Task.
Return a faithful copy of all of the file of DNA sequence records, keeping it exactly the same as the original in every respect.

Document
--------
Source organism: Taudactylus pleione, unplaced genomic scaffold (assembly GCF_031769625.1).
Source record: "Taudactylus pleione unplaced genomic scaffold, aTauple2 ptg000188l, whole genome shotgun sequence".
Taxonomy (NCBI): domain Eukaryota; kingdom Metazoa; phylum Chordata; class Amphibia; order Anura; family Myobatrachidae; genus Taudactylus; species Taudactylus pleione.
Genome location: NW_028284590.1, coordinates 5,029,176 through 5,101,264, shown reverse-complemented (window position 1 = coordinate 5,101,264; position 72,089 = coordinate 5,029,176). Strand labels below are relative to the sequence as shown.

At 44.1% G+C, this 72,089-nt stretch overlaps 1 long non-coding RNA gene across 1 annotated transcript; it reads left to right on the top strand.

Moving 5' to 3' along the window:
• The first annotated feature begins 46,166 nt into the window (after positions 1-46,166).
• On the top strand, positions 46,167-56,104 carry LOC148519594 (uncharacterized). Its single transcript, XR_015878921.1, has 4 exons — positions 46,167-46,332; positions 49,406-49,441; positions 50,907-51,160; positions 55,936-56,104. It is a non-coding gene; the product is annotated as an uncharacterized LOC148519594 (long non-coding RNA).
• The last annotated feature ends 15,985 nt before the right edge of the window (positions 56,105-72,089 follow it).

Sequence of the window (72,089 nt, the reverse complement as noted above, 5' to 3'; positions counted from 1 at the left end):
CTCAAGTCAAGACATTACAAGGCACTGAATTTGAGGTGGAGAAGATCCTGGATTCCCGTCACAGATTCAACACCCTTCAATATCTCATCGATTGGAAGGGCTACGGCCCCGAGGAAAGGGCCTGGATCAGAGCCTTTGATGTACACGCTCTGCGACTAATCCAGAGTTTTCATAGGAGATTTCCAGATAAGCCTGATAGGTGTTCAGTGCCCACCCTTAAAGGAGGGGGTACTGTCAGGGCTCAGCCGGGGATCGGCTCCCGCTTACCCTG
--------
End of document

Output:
Source organism: Taudactylus pleione, unplaced genomic scaffold (assembly GCF_031769625.1).
Source record: "Taudactylus pleione unplaced genomic scaffold, aTauple2 ptg000188l, whole genome shotgun sequence".
Taxonomy (NCBI): domain Eukaryota; kingdom Metazoa; phylum Chordata; class Amphibia; order Anura; family Myobatrachidae; genus Taudactylus; species Taudactylus pleione.
Genome location: NW_028284590.1, coordinates 5,029,176 through 5,101,264, shown reverse-complemented (window position 1 = coordinate 5,101,264; position 72,089 = coordinate 5,029,176). Strand labels below are relative to the sequence as shown.

At 44.1% G+C, this 72,089-nt stretch overlaps 1 long non-coding RNA gene across 1 annotated transcript; it reads left to right on the top strand.

Moving 5' to 3' along the window:
• The first annotated feature begins 46,166 nt into the window (after positions 1-46,166).
• On the top strand, positions 46,167-56,104 carry LOC148519594 (uncharacterized). Its single transcript, XR_015878921.1, has 4 exons — positions 46,167-46,332; positions 49,406-49,441; positions 50,907-51,160; positions 55,936-56,104. It is a non-coding gene; the product is annotated as an uncharacterized LOC148519594 (long non-coding RNA).
• The last annotated feature ends 15,985 nt before the right edge of the window (positions 56,105-72,089 follow it).

Sequence of the window (72,089 nt, the reverse complement as noted above, 5' to 3'; positions counted from 1 at the left end):
CTCAAGTCAAGACATTACAAGGCACTGAATTTGAGGTGGAGAAGATCCTGGATTCCCGTCACAGATTCAACACCCTTCAATATCTCATCGATTGGAAGGGCTACGGCCCCGAGGAAAGGGCCTGGATCAGAGCCTTTGATGTACACGCTCTGCGACTAATCCAGAGTTTTCATAGGAGATTTCCAGATAAGCCTGATAGGTGTTCAGTGCCCACCCTTAAAGGAGGGGGTACTGTCAGGGCTCAGCCGGGGATCGGCTCCCGCTTACCCTG